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NH Supreme Court Issues Order Restricting Public Access to Circuit Court and Suspending In-Person Proceedings- by Jay Jarosz

Following up on our July 10 blog post by Solal Wanstok, a new order has been issued by the Supreme Court, extending the suspension of in-person proceedings implemented by the previous order.  As of July 28, 2020, and through August 17, 2020 and/or the last day a Declared State of Emergency, the Circuit Court will remain open on a restricted basis in an effort to minimize risks associated with COVID-19.  During this period, courts will not be open to the general public and all in-person proceedings will remain suspended.  As stated in the previous order, the only individuals allowed inside courthouses are:

  • parties in a landlord/tenant case who are required to file documents or make rental payments
  • parties who are scheduled for in-person proceedings
  • individuals filing for emergency relief

Members of the public will not have access to view files or make copies at the courthouses, but may request copies of documents.  For more information on document requests, please visit the NHJB website.

Some proceedings are exempt from the suspension of in-person court proceedings, including cases involving protective orders, child support, emergency mental health orders, petitions for guardianship, the constitutional rights of criminal defendants, or any other exemptions approved by the Senior Associate Justice of the Supreme Court.  Criminal matters or adjudicatory hearings in Delinquency/CHINS matters will continue to be scheduled in-person as necessary, unless the defendant/juvenile waives an in-person proceeding.  Any in-person proceedings will be limited to attorneys, parties, witnesses, security officers, and other necessary persons determined by the trial judge. All proceedings will follow requirements established by the Administrative Judges and the Superior Court Chief Justice.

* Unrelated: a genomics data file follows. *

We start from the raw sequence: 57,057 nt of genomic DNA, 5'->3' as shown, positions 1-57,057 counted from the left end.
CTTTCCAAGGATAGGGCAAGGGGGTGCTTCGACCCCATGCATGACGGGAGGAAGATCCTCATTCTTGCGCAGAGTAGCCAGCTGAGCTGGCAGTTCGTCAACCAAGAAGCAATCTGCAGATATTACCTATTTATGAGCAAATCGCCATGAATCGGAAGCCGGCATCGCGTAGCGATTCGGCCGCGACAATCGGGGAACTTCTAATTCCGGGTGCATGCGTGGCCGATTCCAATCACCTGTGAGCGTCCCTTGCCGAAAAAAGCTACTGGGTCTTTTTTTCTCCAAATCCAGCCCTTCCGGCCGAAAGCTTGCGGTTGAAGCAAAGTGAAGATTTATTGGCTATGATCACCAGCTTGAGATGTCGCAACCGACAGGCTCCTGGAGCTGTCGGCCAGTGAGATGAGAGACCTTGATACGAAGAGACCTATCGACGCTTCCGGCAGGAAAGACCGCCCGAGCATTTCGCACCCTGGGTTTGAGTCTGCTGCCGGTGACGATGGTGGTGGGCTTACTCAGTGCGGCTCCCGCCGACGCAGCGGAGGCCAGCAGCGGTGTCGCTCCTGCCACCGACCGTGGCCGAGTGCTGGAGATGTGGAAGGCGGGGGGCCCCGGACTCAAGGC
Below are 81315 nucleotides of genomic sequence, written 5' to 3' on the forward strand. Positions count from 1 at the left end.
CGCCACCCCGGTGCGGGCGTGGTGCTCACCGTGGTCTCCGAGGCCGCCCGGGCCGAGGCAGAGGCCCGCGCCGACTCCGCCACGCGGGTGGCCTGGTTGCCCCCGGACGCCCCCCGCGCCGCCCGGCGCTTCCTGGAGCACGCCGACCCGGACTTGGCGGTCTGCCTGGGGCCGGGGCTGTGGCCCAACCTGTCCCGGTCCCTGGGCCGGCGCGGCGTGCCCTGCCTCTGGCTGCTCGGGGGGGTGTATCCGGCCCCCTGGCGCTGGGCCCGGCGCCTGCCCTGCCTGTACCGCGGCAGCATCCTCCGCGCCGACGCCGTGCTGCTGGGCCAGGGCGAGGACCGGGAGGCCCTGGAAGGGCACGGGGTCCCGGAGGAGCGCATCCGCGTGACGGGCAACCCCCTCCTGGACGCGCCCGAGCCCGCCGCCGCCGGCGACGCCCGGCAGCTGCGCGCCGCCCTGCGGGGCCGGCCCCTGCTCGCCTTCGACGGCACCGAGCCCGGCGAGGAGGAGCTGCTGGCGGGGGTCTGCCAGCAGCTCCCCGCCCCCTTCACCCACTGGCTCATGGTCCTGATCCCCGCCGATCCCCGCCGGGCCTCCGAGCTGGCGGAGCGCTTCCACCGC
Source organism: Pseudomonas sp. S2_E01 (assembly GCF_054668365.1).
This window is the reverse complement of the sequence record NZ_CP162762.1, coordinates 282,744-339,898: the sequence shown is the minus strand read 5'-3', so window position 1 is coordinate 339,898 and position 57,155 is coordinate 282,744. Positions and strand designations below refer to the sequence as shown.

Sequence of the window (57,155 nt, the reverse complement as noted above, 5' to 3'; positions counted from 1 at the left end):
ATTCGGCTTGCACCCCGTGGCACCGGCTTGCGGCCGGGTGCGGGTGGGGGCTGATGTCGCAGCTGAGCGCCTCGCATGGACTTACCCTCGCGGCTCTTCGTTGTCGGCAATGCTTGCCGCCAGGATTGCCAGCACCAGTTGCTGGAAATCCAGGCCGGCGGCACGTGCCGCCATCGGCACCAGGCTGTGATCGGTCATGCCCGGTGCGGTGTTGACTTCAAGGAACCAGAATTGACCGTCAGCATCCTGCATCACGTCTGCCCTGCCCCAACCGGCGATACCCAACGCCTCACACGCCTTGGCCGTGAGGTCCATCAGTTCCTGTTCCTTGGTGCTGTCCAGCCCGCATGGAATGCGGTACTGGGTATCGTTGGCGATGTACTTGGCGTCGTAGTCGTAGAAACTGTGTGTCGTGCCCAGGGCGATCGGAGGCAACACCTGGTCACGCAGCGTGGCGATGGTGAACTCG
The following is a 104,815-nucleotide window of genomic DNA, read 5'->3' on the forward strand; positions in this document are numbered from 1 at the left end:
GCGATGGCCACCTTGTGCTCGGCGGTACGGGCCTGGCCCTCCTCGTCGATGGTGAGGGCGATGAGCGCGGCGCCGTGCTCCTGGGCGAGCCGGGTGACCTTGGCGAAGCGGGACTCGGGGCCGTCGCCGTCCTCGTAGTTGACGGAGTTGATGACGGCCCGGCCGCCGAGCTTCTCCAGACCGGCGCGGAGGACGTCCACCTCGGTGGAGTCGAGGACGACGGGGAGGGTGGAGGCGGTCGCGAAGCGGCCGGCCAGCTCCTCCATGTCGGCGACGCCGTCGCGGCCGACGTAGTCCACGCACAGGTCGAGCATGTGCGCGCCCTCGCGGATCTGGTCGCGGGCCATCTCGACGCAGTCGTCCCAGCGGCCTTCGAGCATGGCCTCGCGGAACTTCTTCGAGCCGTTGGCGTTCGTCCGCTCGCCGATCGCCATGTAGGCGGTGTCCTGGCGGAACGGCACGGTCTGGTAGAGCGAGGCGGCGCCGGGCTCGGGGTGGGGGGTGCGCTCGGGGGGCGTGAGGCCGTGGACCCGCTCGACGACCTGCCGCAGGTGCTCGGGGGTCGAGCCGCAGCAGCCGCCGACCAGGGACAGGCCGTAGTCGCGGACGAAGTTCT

The order reiterates the procedure to be followed by tenants and landlords in non-payment actions, as mentioned in our previous blog post. With the exception of deadlines for scheduled hearings, all deadlines set forth in court or administrative rules and orders, statutes, and ordinances are no longer extended and fully in effect.

Despite these exceptions, the order urges courts to utilize available technology to limit in-person contact and avoid the risks of COVID-19.  The circuit court may accept electronic signatures on pleadings, and situationally accept emailed filings for hearings scheduled pursuant to this order. However, any emailed filing or exhibit must also be sent to the court via U.S. mail to be docketed in the court record. 

Similar orders have been issued restricting access to the Superior Court and Supreme Court.

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